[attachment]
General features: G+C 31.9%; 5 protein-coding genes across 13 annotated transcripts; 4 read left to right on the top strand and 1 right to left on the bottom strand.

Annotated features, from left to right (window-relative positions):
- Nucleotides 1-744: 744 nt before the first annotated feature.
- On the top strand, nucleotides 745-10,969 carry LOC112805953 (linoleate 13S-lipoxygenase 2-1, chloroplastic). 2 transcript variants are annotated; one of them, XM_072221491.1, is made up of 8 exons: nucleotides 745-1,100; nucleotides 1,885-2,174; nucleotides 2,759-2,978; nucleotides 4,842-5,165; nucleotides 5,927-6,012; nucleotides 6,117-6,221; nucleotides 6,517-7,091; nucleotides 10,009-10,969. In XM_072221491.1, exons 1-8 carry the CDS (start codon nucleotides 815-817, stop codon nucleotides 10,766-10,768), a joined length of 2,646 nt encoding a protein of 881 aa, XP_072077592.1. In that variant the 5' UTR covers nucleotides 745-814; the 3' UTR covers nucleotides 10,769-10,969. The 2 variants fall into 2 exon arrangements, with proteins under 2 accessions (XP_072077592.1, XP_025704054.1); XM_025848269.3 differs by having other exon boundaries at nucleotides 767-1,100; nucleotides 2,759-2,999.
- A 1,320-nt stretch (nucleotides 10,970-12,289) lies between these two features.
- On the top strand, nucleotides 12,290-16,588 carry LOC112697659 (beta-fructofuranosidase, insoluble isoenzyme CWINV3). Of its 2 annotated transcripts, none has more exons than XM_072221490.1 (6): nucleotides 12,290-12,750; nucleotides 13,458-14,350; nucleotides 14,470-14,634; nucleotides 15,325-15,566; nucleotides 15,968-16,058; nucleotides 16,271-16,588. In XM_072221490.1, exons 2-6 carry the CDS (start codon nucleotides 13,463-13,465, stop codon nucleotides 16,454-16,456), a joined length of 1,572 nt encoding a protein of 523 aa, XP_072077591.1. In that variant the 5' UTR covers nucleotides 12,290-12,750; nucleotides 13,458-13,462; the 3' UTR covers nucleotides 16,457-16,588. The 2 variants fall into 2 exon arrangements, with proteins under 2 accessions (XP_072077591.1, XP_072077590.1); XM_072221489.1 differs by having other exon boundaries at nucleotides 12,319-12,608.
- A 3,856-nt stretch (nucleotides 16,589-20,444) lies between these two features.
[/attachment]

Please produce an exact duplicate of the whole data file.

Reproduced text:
General features: G+C 31.9%; 5 protein-coding genes across 13 annotated transcripts; 4 read left to right on the top strand and 1 right to left on the bottom strand.

Annotated features, from left to right (window-relative positions):
- Nucleotides 1-744: 744 nt before the first annotated feature.
- On the top strand, nucleotides 745-10,969 carry LOC112805953 (linoleate 13S-lipoxygenase 2-1, chloroplastic). 2 transcript variants are annotated; one of them, XM_072221491.1, is made up of 8 exons: nucleotides 745-1,100; nucleotides 1,885-2,174; nucleotides 2,759-2,978; nucleotides 4,842-5,165; nucleotides 5,927-6,012; nucleotides 6,117-6,221; nucleotides 6,517-7,091; nucleotides 10,009-10,969. In XM_072221491.1, exons 1-8 carry the CDS (start codon nucleotides 815-817, stop codon nucleotides 10,766-10,768), a joined length of 2,646 nt encoding a protein of 881 aa, XP_072077592.1. In that variant the 5' UTR covers nucleotides 745-814; the 3' UTR covers nucleotides 10,769-10,969. The 2 variants fall into 2 exon arrangements, with proteins under 2 accessions (XP_072077592.1, XP_025704054.1); XM_025848269.3 differs by having other exon boundaries at nucleotides 767-1,100; nucleotides 2,759-2,999.
- A 1,320-nt stretch (nucleotides 10,970-12,289) lies between these two features.
- On the top strand, nucleotides 12,290-16,588 carry LOC112697659 (beta-fructofuranosidase, insoluble isoenzyme CWINV3). Of its 2 annotated transcripts, none has more exons than XM_072221490.1 (6): nucleotides 12,290-12,750; nucleotides 13,458-14,350; nucleotides 14,470-14,634; nucleotides 15,325-15,566; nucleotides 15,968-16,058; nucleotides 16,271-16,588. In XM_072221490.1, exons 2-6 carry the CDS (start codon nucleotides 13,463-13,465, stop codon nucleotides 16,454-16,456), a joined length of 1,572 nt encoding a protein of 523 aa, XP_072077591.1. In that variant the 5' UTR covers nucleotides 12,290-12,750; nucleotides 13,458-13,462; the 3' UTR covers nucleotides 16,457-16,588. The 2 variants fall into 2 exon arrangements, with proteins under 2 accessions (XP_072077591.1, XP_072077590.1); XM_072221489.1 differs by having other exon boundaries at nucleotides 12,319-12,608.
- A 3,856-nt stretch (nucleotides 16,589-20,444) lies between these two features.